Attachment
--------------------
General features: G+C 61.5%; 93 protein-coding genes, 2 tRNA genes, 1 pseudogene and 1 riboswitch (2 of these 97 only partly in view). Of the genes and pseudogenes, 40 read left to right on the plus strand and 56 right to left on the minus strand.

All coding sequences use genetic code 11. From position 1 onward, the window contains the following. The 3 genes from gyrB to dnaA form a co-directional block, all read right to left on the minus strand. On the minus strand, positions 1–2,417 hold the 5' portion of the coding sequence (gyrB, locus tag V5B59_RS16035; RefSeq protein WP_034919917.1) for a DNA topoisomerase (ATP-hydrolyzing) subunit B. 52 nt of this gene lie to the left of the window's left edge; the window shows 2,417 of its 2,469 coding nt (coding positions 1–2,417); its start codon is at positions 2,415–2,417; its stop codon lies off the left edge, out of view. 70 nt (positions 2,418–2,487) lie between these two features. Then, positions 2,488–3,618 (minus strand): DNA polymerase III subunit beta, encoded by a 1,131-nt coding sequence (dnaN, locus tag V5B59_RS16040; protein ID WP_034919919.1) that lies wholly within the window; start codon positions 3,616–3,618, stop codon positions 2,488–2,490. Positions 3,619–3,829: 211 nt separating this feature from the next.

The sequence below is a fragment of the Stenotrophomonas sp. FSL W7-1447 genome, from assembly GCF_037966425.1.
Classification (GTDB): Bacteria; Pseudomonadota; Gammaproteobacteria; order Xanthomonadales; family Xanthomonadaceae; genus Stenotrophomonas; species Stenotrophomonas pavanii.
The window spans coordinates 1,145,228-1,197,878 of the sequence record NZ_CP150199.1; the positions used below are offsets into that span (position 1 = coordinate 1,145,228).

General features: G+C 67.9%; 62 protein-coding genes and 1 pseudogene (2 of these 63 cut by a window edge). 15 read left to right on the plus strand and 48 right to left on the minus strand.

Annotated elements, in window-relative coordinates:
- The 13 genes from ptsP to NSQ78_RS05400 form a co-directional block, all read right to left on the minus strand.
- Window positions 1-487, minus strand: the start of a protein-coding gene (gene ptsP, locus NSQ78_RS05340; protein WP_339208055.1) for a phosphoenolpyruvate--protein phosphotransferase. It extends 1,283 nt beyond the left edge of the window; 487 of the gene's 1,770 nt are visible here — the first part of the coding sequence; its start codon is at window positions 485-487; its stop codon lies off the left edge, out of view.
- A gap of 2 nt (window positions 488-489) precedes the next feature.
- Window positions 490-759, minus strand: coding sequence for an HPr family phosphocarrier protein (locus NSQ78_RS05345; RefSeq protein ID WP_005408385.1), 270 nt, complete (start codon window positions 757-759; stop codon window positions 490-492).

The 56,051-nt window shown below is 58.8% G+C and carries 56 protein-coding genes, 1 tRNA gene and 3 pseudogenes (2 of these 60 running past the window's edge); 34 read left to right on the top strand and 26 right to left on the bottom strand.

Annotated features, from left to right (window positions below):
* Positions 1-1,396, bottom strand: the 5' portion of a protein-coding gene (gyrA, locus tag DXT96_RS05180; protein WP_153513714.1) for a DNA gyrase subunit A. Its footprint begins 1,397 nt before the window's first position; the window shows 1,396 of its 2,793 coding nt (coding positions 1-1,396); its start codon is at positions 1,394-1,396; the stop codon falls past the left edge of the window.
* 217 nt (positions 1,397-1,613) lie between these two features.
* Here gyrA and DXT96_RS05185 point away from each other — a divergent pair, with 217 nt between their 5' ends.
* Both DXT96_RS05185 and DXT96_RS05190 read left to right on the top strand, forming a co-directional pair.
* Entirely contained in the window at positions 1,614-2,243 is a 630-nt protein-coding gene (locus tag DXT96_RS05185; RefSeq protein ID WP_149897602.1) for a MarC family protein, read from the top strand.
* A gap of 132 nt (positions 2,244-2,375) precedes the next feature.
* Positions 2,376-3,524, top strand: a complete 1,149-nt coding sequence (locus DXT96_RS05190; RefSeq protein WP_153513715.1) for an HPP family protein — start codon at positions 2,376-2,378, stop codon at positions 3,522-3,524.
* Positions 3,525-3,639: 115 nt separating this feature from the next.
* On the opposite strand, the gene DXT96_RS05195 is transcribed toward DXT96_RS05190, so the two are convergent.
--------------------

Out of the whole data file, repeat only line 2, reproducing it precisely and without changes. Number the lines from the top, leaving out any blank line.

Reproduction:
All coding sequences use genetic code 11. From position 1 onward, the window contains the following. The 3 genes from gyrB to dnaA form a co-directional block, all read right to left on the minus strand. On the minus strand, positions 1–2,417 hold the 5' portion of the coding sequence (gyrB, locus tag V5B59_RS16035; RefSeq protein WP_034919917.1) for a DNA topoisomerase (ATP-hydrolyzing) subunit B. 52 nt of this gene lie to the left of the window's left edge; the window shows 2,417 of its 2,469 coding nt (coding positions 1–2,417); its start codon is at positions 2,415–2,417; its stop codon lies off the left edge, out of view. 70 nt (positions 2,418–2,487) lie between these two features. Then, positions 2,488–3,618 (minus strand): DNA polymerase III subunit beta, encoded by a 1,131-nt coding sequence (dnaN, locus tag V5B59_RS16040; protein ID WP_034919919.1) that lies wholly within the window; start codon positions 3,616–3,618, stop codon positions 2,488–2,490. Positions 3,619–3,829: 211 nt separating this feature from the next.